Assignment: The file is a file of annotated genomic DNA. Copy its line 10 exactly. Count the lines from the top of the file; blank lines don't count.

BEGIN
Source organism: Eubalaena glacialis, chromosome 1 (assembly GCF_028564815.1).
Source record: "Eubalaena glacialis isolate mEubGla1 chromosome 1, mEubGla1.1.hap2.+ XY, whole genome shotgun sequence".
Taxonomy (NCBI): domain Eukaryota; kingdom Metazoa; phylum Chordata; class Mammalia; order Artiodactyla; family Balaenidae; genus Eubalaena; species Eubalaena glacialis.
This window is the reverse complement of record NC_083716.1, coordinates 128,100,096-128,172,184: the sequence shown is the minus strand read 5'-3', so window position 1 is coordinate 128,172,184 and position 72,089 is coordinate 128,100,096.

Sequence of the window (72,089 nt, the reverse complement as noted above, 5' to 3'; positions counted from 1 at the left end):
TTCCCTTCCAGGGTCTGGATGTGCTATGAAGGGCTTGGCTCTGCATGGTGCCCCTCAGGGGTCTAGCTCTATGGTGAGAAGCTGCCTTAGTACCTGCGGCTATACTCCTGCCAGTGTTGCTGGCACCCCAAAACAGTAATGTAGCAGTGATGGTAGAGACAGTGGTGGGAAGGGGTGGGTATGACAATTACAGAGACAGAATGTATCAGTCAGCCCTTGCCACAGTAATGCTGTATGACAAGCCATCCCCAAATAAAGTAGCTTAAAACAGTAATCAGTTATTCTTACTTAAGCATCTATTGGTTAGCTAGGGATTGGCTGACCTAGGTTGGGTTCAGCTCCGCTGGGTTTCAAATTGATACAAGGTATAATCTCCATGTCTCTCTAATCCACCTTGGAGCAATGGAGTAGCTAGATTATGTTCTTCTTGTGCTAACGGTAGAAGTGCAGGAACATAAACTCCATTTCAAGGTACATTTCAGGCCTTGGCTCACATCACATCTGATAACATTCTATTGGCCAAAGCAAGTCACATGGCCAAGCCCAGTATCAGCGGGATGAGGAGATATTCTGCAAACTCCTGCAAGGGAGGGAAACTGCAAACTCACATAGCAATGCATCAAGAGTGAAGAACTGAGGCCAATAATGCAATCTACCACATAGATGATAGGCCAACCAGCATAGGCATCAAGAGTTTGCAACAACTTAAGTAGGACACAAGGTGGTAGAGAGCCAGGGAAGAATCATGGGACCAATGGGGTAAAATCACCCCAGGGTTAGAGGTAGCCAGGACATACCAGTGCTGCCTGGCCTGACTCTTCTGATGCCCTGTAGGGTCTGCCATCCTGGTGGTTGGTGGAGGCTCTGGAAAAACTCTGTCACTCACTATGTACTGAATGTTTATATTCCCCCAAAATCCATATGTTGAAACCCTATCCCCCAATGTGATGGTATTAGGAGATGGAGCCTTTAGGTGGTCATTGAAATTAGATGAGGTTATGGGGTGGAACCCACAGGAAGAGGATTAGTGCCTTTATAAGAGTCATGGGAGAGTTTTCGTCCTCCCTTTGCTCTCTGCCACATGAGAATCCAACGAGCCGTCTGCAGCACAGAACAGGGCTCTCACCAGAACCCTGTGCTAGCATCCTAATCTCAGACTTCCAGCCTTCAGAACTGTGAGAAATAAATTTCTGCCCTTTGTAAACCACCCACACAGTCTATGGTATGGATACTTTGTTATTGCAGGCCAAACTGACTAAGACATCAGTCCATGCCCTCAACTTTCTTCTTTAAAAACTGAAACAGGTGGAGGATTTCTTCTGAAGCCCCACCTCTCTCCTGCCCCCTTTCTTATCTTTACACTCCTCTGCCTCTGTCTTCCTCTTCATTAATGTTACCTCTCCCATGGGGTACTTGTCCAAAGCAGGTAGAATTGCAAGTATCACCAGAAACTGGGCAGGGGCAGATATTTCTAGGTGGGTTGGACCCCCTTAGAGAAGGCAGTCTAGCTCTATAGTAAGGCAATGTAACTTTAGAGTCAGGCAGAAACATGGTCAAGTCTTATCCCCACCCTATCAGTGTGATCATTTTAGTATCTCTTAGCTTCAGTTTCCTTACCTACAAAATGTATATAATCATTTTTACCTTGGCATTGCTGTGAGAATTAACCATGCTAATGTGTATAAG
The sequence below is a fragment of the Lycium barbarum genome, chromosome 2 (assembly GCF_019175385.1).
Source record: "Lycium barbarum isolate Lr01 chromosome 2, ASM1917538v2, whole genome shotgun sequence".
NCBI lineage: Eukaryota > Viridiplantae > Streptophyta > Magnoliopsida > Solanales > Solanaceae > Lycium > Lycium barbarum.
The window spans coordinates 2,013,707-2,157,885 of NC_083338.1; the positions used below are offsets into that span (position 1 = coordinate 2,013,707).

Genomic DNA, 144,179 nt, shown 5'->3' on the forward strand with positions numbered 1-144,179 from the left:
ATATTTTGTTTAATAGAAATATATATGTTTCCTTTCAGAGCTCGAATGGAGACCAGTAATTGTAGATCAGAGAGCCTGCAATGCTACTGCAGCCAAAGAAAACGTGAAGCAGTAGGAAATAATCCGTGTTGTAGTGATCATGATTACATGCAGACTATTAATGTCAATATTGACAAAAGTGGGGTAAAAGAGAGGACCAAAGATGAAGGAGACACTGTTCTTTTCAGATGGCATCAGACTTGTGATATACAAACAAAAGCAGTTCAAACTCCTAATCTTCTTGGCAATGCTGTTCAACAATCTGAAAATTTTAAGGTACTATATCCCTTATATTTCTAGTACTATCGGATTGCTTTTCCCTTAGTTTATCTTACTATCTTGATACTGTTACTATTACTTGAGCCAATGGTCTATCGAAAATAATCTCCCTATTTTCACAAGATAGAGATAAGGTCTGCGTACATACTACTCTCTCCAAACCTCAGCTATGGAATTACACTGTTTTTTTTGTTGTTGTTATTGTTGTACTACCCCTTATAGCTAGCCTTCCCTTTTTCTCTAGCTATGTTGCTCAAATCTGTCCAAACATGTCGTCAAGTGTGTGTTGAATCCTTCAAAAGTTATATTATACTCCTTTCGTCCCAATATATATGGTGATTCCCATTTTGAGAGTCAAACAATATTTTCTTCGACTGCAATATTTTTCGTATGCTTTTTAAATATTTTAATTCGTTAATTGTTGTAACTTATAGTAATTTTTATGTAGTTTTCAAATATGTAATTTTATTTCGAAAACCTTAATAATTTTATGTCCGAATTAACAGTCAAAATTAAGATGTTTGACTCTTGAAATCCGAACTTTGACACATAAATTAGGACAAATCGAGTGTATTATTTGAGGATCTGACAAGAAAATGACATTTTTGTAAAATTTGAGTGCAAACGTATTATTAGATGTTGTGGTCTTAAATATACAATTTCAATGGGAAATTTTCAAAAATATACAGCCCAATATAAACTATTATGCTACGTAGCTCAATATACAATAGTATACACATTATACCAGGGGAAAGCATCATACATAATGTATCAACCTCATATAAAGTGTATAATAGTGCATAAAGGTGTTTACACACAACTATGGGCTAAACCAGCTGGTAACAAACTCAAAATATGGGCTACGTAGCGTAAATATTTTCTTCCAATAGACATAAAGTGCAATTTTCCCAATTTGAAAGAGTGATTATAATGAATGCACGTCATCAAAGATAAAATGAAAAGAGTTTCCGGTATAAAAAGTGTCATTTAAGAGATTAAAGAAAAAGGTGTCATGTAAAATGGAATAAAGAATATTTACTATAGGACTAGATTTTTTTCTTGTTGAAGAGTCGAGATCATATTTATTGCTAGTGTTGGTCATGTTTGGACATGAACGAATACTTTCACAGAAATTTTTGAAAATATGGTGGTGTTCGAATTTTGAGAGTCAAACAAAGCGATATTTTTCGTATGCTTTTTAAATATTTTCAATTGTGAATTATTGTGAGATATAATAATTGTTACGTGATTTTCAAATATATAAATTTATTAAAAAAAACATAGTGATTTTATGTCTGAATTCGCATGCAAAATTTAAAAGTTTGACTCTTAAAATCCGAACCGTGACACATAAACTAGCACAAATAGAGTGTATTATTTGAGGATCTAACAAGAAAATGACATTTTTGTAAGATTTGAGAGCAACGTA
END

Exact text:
The window spans coordinates 2,013,707-2,157,885 of NC_083338.1; the positions used below are offsets into that span (position 1 = coordinate 2,013,707).